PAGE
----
How to take kids from a Guatemala dump and turn them into photographers
GUATEMALA CITY – Surrounded by 40 acres of toxic garbage in the middle of Central America’s largest and most dangerous landfill isn’t exactly where most people gain inspiration. However, for former Reuters photojournalist Nancy McGirr, the smell of burning plastic, combined with the sight of cardboard houses and gardens of sewage, is where Fotokids first began.
Originally called “Out of the Dump,” the project was founded in 1991 with the aim of using photography to break the cycle of poverty.
“I first went to the dump to photograph a story for an Australian magazine,” says McGirr. “There were 3,500 people living, working and scavenging for food. and 1,500 of them were kids who followed me wanting to see through my camera lens. The thought occurred to me: If they had the camera, what would they see through that lens?”
Armed with three cheap, plastic cameras, the first group of six students aged 5-12 began their enrollment process: taking photos of everything and censuring nothing. The students, who all lived in Guatemala City’s sprawling garbage dump, took pictures of whatever fell beneath their lens: drugs, violence, death.
McGirr soon realized their photographs could be used as a teaching tool to show the kids they didn’t have to be a part of a gang to be in a group, and that cameras are a more effective weapon against poverty than guns.
By taking snapshots of their everyday lives, children from some of the poorest neighborhoods in the city began to express themselves. Children who at the age of 7 had been exposed to more pain and suffering than anyone should witness in a lifetime could start to dream.
“I originally thought the project would last six months to a year, but it just took off,” McGirr says. “We started in July, and by September we had already appeared in The Washington Post.”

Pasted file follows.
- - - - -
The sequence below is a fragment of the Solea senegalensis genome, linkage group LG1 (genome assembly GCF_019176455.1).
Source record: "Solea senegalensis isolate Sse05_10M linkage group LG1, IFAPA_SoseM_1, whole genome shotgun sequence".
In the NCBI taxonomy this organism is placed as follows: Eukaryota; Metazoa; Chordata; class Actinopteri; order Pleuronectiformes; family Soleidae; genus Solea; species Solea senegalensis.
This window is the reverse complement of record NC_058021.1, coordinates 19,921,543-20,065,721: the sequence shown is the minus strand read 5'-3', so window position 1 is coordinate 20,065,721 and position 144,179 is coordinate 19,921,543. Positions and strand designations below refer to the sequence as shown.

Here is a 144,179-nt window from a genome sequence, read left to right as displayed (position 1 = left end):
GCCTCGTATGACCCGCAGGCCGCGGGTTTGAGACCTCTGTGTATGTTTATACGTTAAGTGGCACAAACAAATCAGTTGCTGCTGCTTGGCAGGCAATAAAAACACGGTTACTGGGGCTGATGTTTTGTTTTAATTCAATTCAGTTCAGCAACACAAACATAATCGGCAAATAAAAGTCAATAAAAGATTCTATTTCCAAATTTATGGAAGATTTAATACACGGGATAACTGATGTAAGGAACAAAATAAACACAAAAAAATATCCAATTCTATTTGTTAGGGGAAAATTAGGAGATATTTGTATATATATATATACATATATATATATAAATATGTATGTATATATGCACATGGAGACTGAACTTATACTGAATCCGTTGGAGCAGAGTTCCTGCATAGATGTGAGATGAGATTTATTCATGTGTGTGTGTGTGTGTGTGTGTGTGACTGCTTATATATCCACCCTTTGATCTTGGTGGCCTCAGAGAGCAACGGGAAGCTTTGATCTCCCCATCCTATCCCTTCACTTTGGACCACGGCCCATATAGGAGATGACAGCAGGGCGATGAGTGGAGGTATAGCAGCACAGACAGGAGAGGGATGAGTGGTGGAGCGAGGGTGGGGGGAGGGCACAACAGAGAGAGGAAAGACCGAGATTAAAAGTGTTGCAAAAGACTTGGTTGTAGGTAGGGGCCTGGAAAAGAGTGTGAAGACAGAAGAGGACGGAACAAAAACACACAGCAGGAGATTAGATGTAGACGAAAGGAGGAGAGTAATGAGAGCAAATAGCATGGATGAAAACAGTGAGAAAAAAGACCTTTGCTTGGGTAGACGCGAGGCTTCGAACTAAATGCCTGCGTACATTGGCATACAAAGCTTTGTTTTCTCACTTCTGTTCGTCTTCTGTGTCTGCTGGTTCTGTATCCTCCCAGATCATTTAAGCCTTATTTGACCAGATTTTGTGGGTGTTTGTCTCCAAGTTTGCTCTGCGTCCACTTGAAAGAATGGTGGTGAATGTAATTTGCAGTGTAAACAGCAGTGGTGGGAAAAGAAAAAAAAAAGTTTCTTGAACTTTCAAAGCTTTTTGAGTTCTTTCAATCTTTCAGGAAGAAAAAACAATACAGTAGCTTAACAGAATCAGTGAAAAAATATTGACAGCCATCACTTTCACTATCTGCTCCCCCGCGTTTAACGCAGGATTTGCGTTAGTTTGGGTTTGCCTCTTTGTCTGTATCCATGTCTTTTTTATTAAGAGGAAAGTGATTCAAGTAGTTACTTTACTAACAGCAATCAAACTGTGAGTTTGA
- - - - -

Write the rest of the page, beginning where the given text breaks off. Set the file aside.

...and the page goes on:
A couple of months later, Konica Minolta Japan sent supplies and asked the kids to exhibit in Tokyo. The Fotokids became cover stories in several magazines around the world, and even had a film crew from London come out to record two TV episodes for a children’s arts show.
From the initial six students who entered the after-school program, hundreds have now passed through it, each receiving a camera, food, photography classes and educational scholarships – while having their work displayed in exotic locations in the process.
From meeting the Dalai Lama to working on the set of “Star Wars: Attack of the Clones,” and exhibiting alongside Brazilian master photographer Sebastian Salgado, Fotokids has created a future for many underprivileged children and is a tool with which they can escape their lives of perpetual poverty, drugs and gang violence.
“I never imagined going on a plane,” says Evelyn Mansilla, who first started with Fotokids 20 years ago. “But at 15 I went to Spain, then to Australia and San Francisco.”
Evelyn, who grew up near the garbage dump, now works as the administrative director of the project and believes the experience changed her life: “Without it I’d never have finished school, gone to university or been able to give back to my community.”
Giving back is an integral part of Fotokids’ philosophy. Many of the students later become the teachers and work in the school in Guatemala City or in outreach programs across the capital or further afield in Santiago Atitlán and Honduras. The staff is made up of Fotokids graduates who often go back to their own communities, mentoring children and showing them what can be achieved if they work hard at school and stay in the program.
“We all want to branch out and take the project to more places in the city. There are so many children of all ages here that need our help,” says Mansilla. “Around 7 years old is a good time to start – that’s when gangs start recruiting.”
As well as dealing with the threat of gangs, one of the main challenges Fotokids faces is convincing parents to let their children stay in the project. Parents often fail to see the long-term benefits of keeping children in education beyond sixth grade and would rather they start contributing to the family income.
To tackle this problem teachers have started working directly with communities, going into some of the most dangerous barrios in Guatemala City and giving classes to children while building relationships with their families.
“Of course they don’t all go on to become photographers,” McGirr says. “Photography just gives them a face and a platform” for other opportunities they would never otherwise have had.
To read more, follow the Fotokids blog at: www.fotokidsinsider.wordpress.com.
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